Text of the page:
What are the top 3 greatest challenges for data center operators? According to our recent poll, respondents overwhelmingly chose expensive power as their number one concern. While data center energy consumption is leading the list of top pain points, it is closely followed by other performance and efficiency concerns for data center operators, including:
Limited performance and real estate nearly tied in polls conducted on two social media platforms, with performance constraints only barely edging out real estate. Interestingly, real estate constraints have been linked to access to power and may be another consequence of power-hungry hardware in data centers. Regardless, given the current economic and energy climate, it’s no surprise that power efficiency is on the top of every data center operator's mind, and by far the majority response.
What’s your greatest data center pain point? Respondents replied that expensive power is their number one data center challenge
If you’re experiencing a YoY price increase even close to 40%, finding solutions has become job one. Some popular remedies that address rising power costs can be quite expensive to implement and others are only marginally effective. These common practices include:
While each of these measures has its merits, they do not address the core of the problem of power-hungry servers—powered by ever larger, hotter, and resource consuming CPUs. Here are three reasons why continuing to build data center infrastructure on legacy x86 architecture will keep “expensive power” at the top of your data center pain point list:
Power is at the core of data center challenges. Becoming more efficient will require adopting the right CPU—designed to meet the requirements of modern data centers—and reimagining how to achieve greater performance, heat dissipation, and the path to sustainability.
1 - The cost of power is rising as CPUs get bigger and more demanding
It’s a stressful time for data center operators as they find themselves suddenly over budget without having made any changes to planned operational costs. Add to that, the growing demand for compute power and the expectation of consistent performance coupled with moratoriums on data center build out and limited access to power.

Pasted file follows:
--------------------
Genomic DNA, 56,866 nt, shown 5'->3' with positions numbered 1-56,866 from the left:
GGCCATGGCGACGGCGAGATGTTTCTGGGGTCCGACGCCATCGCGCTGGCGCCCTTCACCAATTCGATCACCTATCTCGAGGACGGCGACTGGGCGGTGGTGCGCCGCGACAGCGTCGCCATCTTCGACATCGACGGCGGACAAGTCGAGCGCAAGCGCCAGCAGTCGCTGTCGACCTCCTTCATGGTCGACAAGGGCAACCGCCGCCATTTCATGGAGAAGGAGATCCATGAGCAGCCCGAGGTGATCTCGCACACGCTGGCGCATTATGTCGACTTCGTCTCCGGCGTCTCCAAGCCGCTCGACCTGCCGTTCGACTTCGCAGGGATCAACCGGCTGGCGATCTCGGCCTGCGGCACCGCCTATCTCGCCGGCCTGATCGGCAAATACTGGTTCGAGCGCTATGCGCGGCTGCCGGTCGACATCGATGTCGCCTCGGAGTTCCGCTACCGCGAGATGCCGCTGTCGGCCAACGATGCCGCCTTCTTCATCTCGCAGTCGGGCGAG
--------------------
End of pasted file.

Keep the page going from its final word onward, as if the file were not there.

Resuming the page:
For most data center operators, the current climate is creating the perfect storm of higher costs and lower profits. Even so, leading CPU manufacturers continue to update and upgrade their x86 processor architecture—developed 40 years ago for a completely different kind of compute—to deliver higher performance, while demanding more and more power.
As a result, data centers running servers powered by legacy x86 processors are faced with a variety of inefficiencies, including:
Increasing costs, carbon emissions, and complexity of advanced cooling systems and the dependency on limited resources are collectively driving data centers toward a new era of compute. One where the CPUs themselves are more efficient, require less power, and emit less heat.
2 - Newer generations of legacy x86 CPUs increasingly require advanced cooling
Provisioning more power to servers powered by older technologies increases the amount of waste heat and the need for advanced cooling technologies. As data centers equipped with larger, power-hungry CPUs get hotter and hotter, more air flow is needed to keep them cool—and more power is needed to run more fans at a faster rate.
When air cooling isn’t enough, liquid cooling and immersion systems must be deployed. While these systems promise to be more efficient and provide higher levels of cooling than traditional air conditioning systems, they are also more complex and expensive to implement and maintain. Many data centers are stuck because they cannot retrofit to use these advanced systems.
Data center cooling challenges include:
Each of these inefficiencies contributes to the overall PUE of the data center, a number that has been leveling off in the last couple of years.
The inherently low power consumption and higher core count of Cloud Native Processors decreases the number of chips required in every server without sacrificing performance. With less processors drawing power, the need to artificially improve performance through expensive advanced cooling systems is alleviated and the sprawl of partially filled racks is reduced.